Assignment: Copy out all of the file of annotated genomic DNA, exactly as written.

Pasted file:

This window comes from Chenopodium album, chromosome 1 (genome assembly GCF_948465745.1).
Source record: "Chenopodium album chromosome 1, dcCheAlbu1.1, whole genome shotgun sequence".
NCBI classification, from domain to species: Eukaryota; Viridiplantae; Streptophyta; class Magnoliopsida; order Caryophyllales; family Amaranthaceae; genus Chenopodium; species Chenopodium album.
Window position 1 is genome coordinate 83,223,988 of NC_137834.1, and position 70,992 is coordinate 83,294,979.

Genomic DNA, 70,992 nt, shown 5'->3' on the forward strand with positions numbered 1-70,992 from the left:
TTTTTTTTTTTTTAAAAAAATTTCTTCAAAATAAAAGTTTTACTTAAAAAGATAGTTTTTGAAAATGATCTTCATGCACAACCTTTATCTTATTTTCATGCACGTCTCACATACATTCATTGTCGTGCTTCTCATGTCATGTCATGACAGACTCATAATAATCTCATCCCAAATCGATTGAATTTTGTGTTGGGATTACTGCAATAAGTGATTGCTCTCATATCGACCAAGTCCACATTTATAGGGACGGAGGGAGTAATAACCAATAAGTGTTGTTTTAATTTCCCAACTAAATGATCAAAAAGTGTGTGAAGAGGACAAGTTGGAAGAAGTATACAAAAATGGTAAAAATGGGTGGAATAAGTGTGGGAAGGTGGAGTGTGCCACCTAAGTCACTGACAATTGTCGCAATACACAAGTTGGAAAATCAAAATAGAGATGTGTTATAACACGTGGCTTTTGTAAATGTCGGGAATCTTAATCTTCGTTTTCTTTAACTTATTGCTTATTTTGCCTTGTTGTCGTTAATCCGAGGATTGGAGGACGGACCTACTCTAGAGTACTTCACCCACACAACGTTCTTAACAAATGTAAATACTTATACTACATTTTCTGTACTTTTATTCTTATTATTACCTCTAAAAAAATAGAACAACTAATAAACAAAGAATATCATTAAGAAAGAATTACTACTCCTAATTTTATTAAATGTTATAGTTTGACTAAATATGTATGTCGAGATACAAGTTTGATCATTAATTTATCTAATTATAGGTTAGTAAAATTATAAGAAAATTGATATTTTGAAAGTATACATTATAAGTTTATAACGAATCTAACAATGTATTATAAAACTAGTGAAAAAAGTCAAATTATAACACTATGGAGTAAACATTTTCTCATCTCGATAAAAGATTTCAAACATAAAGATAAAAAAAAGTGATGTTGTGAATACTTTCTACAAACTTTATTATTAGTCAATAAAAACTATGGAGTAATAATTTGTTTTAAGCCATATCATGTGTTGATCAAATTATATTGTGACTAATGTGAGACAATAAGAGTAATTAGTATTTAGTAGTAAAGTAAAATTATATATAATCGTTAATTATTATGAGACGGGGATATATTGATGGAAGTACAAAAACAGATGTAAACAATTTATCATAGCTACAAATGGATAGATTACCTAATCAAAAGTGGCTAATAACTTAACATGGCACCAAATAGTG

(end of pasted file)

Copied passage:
This window comes from Chenopodium album, chromosome 1 (genome assembly GCF_948465745.1).
Source record: "Chenopodium album chromosome 1, dcCheAlbu1.1, whole genome shotgun sequence".
NCBI classification, from domain to species: Eukaryota; Viridiplantae; Streptophyta; class Magnoliopsida; order Caryophyllales; family Amaranthaceae; genus Chenopodium; species Chenopodium album.
Window position 1 is genome coordinate 83,223,988 of NC_137834.1, and position 70,992 is coordinate 83,294,979.

Genomic DNA, 70,992 nt, shown 5'->3' on the forward strand with positions numbered 1-70,992 from the left:
TTTTTTTTTTTTTAAAAAAATTTCTTCAAAATAAAAGTTTTACTTAAAAAGATAGTTTTTGAAAATGATCTTCATGCACAACCTTTATCTTATTTTCATGCACGTCTCACATACATTCATTGTCGTGCTTCTCATGTCATGTCATGACAGACTCATAATAATCTCATCCCAAATCGATTGAATTTTGTGTTGGGATTACTGCAATAAGTGATTGCTCTCATATCGACCAAGTCCACATTTATAGGGACGGAGGGAGTAATAACCAATAAGTGTTGTTTTAATTTCCCAACTAAATGATCAAAAAGTGTGTGAAGAGGACAAGTTGGAAGAAGTATACAAAAATGGTAAAAATGGGTGGAATAAGTGTGGGAAGGTGGAGTGTGCCACCTAAGTCACTGACAATTGTCGCAATACACAAGTTGGAAAATCAAAATAGAGATGTGTTATAACACGTGGCTTTTGTAAATGTCGGGAATCTTAATCTTCGTTTTCTTTAACTTATTGCTTATTTTGCCTTGTTGTCGTTAATCCGAGGATTGGAGGACGGACCTACTCTAGAGTACTTCACCCACACAACGTTCTTAACAAATGTAAATACTTATACTACATTTTCTGTACTTTTATTCTTATTATTACCTCTAAAAAAATAGAACAACTAATAAACAAAGAATATCATTAAGAAAGAATTACTACTCCTAATTTTATTAAATGTTATAGTTTGACTAAATATGTATGTCGAGATACAAGTTTGATCATTAATTTATCTAATTATAGGTTAGTAAAATTATAAGAAAATTGATATTTTGAAAGTATACATTATAAGTTTATAACGAATCTAACAATGTATTATAAAACTAGTGAAAAAAGTCAAATTATAACACTATGGAGTAAACATTTTCTCATCTCGATAAAAGATTTCAAACATAAAGATAAAAAAAAGTGATGTTGTGAATACTTTCTACAAACTTTATTATTAGTCAATAAAAACTATGGAGTAATAATTTGTTTTAAGCCATATCATGTGTTGATCAAATTATATTGTGACTAATGTGAGACAATAAGAGTAATTAGTATTTAGTAGTAAAGTAAAATTATATATAATCGTTAATTATTATGAGACGGGGATATATTGATGGAAGTACAAAAACAGATGTAAACAATTTATCATAGCTACAAATGGATAGATTACCTAATCAAAAGTGGCTAATAACTTAACATGGCACCAAATAGTG